The dog takes off chasing a squirrel. Daniel calls a hasty good-bye and follows his beloved pet.

I slip off my shoes and wander toward the pond. The cool grass envelopes my feet. After spending all day in airports, it’s nice to ramble with nowhere to go. I toss a few crumbs of bread into the pond and am greeted by a mass of birds, mostly ducks and seagulls. I notice a tiny head popping up from out of the murky water. I bend down for a closer look and spot the outline of  a turtle. His shell is about the size of my hand. I toss a piece of bread direct to him, but a gull grabs it first. I pull off a larger piece, scrunch it into a ball, and toss it at my target. Perfect aim. He snaps it up with his mouth and drags it under the water.

A mother duck crosses my path, followed by a string of six downy ducklings. I watch their progress for a pace then glance across at my weekend dwelling. A brick wall stretches up three stories. Three windows open to allow light into the rooms on each floor. I toured the bottom floor when I arrived. A beautiful library welcomes guests to sit around an open fireplace and converse in the evenings. Scrumptious breakfasts are cooked in the kitchen and served in the elegant dining room each morning. My mouth waters at the thought of the Eggs Benedict and Cranberry Scones Martha had promised for the following morning. The guests’ rooms are on the second floor. Martha and her husband, and I assume Daniel, live on the third floor. Ivy laced the walls completing the antique atmosphere of the grounds.

I toss the rest of the crust to the birds and slip my shoes back on my feet and stroll to the far end of the pond where a beautiful flower garden blooms. Gardenias, geraniums, daffodils and marigolds create an intricate pattern of color and texture along the south end of the property.

My stomach rumbles, reminding me an airplane lunch isn’t very filling. I direct my steps through the front gate toward a quaint little deli Martha recommended to me. I main street is paved with asphalt, but the side streets are covered in red cobblestones. Brick edifices line either side of the street. A short two-block walk ends in front of an old-style shop.

As I walk in the door, the fragrance of fresh-baked bread fills my nostrils. I close my eyes and breathe deep for several minutes. I finally make my way to the counter. I decide on the pastrami on rye and sit down at a table to wait for my dinner. The wooden tables are covered with knot scars, creating a rustic atmosphere. Muskets and old army uniforms decorate the walls. An antiquated cannon stands in one corner. I pick up the table tent and read the poem “Paul Reverie’s Ride”. Before I’m half through, a young lady brings my sandwich and a generous serving of fries.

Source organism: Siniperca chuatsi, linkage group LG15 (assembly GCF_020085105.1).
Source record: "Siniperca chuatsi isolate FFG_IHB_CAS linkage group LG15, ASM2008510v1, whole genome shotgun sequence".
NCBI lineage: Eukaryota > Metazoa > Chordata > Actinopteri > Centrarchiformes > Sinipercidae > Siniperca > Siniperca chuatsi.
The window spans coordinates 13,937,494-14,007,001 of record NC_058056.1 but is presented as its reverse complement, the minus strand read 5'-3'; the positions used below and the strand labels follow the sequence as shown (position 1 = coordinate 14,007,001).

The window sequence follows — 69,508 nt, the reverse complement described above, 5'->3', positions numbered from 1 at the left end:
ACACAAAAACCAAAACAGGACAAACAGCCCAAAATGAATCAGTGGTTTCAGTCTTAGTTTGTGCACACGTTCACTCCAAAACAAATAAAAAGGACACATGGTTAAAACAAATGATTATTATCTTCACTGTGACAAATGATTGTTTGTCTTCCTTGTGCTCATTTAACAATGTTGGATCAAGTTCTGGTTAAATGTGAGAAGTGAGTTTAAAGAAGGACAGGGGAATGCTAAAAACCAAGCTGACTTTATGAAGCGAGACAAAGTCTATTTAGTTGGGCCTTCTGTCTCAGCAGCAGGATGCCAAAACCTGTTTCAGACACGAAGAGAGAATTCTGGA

“Have you ever read that poem, before?” she asks.

“My mother loves poetry and this is one of her favorites. When she recites it, I can hear the hoof beats of his horse. I can see the lanterns in the Old North Church.”

The waitress leaves me to enjoy the tasty meal. After dinner I stroll around downtown.

One shop is set up like a Revolution era blacksmith shop. From the street, I feel the heat from the fire pit. An older man in a black apron hammers on a red-hot decorative hook. A younger man works the billows. Another pours molten iron into a cast. Souvenirs line the walls. I select a horseshoe to take home to my girls, dropping my change into an Historical Society collection jug shaped like an old whisky bottle.

The sun paints a red and orange mural across the sky, a perfect backdrop for the buildings rising above my head. I breathe in the fresh air as I stroll down the lane back to my room.

Two guests are chatting in the library when I walked in the door. I draw up a chair and join them. We engage in polite small talk, “What do you do? Do you have a family? What brings you to Boston?” The old grandfather clock opposite the fireplace chimes ten. In spite of my intentions of staying up late, a day of travel and new surroundings catches up with me.

I bid my neighbors “good night” and climb the narrow steps to my room, wondering if George Washington and Harriet Tubman really did stay here. I work through my evening routine, manage to type a few descriptive paragraphs about my lovely day, and crawl into a downy bed, surrounded with dreams.